Flavor Flav donates unique gift while meeting with Harvard students
The legendary musician is trying to change his ways, and make a difference for the younger generation.
Iconic rapper Flavor Flav attended an event at Ivy League college, Harvard University, on Tuesday, where he was the guest of honor.
Flavor Flav, whose real name is William Jonathan Drayton Jr., shared with the public earlier this year that he is recovering from addiction. He has been sober for six years, and is now ready to talk about it — as well as make a difference in the lives of others.
What was Flavor Flav doing at Harvard?
While he was at Harvard, Drayton Jr. volunteered at the Harvard Square Homeless Shelter, read an Emily Dickinson poem and talked with students, and made a unique donation.
Drayton Jr. chose Dickinson’s 1896 poem ‘A Clock Stopped’, and gave a lesson in the language arts by tying the century-and-a-half-old poem to how the rapper has changed his views on life over time — and how his own art, his song lyrics, reflect that.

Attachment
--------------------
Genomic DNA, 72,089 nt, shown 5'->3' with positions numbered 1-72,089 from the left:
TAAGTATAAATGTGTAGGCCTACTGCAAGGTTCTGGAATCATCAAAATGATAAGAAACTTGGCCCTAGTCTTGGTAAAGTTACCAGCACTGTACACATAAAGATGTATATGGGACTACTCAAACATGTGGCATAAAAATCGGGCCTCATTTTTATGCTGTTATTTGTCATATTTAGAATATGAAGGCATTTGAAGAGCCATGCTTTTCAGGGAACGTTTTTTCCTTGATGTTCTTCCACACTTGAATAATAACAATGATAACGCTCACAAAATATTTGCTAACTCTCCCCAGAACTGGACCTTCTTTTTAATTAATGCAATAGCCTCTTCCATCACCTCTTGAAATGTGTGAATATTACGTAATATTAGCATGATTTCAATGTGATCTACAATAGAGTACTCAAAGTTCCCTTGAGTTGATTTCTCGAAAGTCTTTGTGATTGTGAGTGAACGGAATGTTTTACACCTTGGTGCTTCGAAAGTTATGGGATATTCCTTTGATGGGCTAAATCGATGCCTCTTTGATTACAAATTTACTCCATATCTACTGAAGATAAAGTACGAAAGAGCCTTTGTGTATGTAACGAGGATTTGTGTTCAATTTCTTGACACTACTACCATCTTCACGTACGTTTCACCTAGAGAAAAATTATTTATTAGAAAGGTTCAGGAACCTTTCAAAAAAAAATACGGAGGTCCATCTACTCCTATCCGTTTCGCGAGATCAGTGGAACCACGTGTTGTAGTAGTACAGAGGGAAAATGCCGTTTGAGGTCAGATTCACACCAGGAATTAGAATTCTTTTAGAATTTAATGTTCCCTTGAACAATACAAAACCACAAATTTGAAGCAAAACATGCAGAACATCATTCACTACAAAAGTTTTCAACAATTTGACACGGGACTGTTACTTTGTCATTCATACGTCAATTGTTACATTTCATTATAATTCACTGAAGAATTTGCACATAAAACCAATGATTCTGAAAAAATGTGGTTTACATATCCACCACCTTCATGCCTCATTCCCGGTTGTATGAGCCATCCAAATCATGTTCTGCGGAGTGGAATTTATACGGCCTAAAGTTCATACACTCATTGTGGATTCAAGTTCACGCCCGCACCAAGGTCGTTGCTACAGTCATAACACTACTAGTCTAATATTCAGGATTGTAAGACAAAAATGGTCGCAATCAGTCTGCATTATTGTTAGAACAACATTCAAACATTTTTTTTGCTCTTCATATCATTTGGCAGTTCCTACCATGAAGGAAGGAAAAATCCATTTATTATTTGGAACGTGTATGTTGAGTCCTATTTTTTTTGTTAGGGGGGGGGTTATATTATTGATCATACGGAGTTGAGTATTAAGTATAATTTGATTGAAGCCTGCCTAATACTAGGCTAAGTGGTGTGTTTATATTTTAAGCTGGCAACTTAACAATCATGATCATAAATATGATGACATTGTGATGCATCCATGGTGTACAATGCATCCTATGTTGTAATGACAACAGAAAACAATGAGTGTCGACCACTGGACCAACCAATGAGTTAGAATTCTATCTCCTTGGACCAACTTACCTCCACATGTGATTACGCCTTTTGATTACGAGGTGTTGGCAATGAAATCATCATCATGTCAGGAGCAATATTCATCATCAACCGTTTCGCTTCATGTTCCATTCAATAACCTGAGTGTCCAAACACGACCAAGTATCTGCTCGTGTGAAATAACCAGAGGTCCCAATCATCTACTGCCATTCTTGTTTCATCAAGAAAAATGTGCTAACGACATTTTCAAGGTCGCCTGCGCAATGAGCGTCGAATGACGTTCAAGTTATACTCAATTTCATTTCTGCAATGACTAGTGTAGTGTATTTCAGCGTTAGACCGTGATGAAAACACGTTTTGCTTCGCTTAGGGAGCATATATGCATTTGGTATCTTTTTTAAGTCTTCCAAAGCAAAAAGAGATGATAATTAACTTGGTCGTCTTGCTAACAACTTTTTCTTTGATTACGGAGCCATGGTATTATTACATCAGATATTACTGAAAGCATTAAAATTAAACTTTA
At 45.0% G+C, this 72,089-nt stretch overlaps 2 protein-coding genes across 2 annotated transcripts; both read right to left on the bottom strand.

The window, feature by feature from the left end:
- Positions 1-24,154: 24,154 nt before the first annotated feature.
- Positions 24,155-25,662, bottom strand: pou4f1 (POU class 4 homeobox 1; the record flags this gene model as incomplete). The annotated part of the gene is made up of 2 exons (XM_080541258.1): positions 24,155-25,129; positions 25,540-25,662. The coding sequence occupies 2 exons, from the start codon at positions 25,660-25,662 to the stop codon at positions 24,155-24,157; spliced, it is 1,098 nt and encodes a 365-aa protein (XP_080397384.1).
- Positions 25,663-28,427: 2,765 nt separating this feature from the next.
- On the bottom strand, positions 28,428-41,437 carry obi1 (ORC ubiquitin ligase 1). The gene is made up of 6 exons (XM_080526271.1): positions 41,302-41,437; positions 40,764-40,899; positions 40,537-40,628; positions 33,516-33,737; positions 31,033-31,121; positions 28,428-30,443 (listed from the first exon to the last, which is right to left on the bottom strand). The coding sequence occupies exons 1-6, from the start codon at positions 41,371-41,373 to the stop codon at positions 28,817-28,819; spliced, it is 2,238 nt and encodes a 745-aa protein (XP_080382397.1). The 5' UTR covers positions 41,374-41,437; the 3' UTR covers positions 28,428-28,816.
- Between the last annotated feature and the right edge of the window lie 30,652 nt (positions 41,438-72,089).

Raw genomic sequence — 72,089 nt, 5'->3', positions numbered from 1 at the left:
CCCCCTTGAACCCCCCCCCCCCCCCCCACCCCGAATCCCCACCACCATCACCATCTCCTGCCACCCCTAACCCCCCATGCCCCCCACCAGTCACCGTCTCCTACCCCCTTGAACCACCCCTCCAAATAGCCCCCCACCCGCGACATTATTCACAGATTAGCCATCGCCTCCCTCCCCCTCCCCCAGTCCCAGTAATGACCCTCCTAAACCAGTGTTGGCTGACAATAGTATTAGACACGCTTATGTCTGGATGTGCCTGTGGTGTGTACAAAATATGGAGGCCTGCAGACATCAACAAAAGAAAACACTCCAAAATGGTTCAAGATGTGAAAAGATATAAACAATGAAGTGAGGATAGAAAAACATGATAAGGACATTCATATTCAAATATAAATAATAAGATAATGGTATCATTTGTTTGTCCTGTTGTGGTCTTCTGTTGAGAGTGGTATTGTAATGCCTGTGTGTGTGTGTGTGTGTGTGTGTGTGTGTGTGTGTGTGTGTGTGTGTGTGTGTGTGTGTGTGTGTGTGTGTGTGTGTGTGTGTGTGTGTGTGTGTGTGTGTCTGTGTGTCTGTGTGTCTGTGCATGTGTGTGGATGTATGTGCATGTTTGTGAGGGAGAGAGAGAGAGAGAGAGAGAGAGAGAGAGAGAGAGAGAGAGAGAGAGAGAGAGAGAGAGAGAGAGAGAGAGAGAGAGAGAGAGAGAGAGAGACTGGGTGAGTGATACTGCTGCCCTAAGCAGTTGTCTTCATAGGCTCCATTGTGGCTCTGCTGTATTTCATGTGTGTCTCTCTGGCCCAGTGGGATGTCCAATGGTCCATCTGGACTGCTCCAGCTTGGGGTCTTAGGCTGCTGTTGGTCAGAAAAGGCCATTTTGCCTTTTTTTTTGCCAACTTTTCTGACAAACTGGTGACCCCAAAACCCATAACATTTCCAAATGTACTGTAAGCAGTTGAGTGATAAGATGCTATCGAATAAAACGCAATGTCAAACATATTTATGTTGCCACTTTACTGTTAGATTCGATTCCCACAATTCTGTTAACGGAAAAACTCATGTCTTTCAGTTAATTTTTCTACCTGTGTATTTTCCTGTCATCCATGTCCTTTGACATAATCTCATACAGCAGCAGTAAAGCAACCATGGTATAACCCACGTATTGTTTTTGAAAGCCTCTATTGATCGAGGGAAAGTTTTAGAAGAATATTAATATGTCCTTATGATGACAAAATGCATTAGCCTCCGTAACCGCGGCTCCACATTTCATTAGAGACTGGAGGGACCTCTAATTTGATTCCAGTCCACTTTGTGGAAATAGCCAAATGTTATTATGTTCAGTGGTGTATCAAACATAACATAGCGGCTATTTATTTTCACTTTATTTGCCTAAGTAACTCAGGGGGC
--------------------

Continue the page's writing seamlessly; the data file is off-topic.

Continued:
The 64-year-old music legend also donated a significant souvenir, one of his signature clock necklaces. The piece went to Harvard’s Hip Hop Archive Research Institute, whose mission as per their website is to “facilitate and encourage the pursuit of knowledge, art, culture and responsible leadership through Hiphop.”
Harvard professors Henry Louis Gates and Tommie Shelby accepted the clock necklace for the organization.
When did Flavor Fav open up about addiction?
Flavor Flav, who earlier in 2023 confessed on DJ Akademiks’ ‘Off The Record’ Spotify podcast that he used to have a drug addiction where he spent up to $1 million a year on drugs, is now six and a half years sober.
“I maintained myself very well while I was on that,” Drayton Jr. said. “I kept it hidden. There was a time I was spending $2400-$2600 a day for six years, you do the math. And that was how much I spent on drugs.”
“I sold a lot but I was my best customer, he continued. “I had a lot of money but I was just doing the wrong things with my money.”
“Back in the days, when we used to make drug records, we used to talk about selling drugs,” he confessed. “Talking about who can make the most money off drugs, who’s balling off selling drugs. It was a competition thing to all of the hustlers.”
“God wanted me to live because he knew I was a mouthpiece for the world so I can teach people about the mistakes that I made.”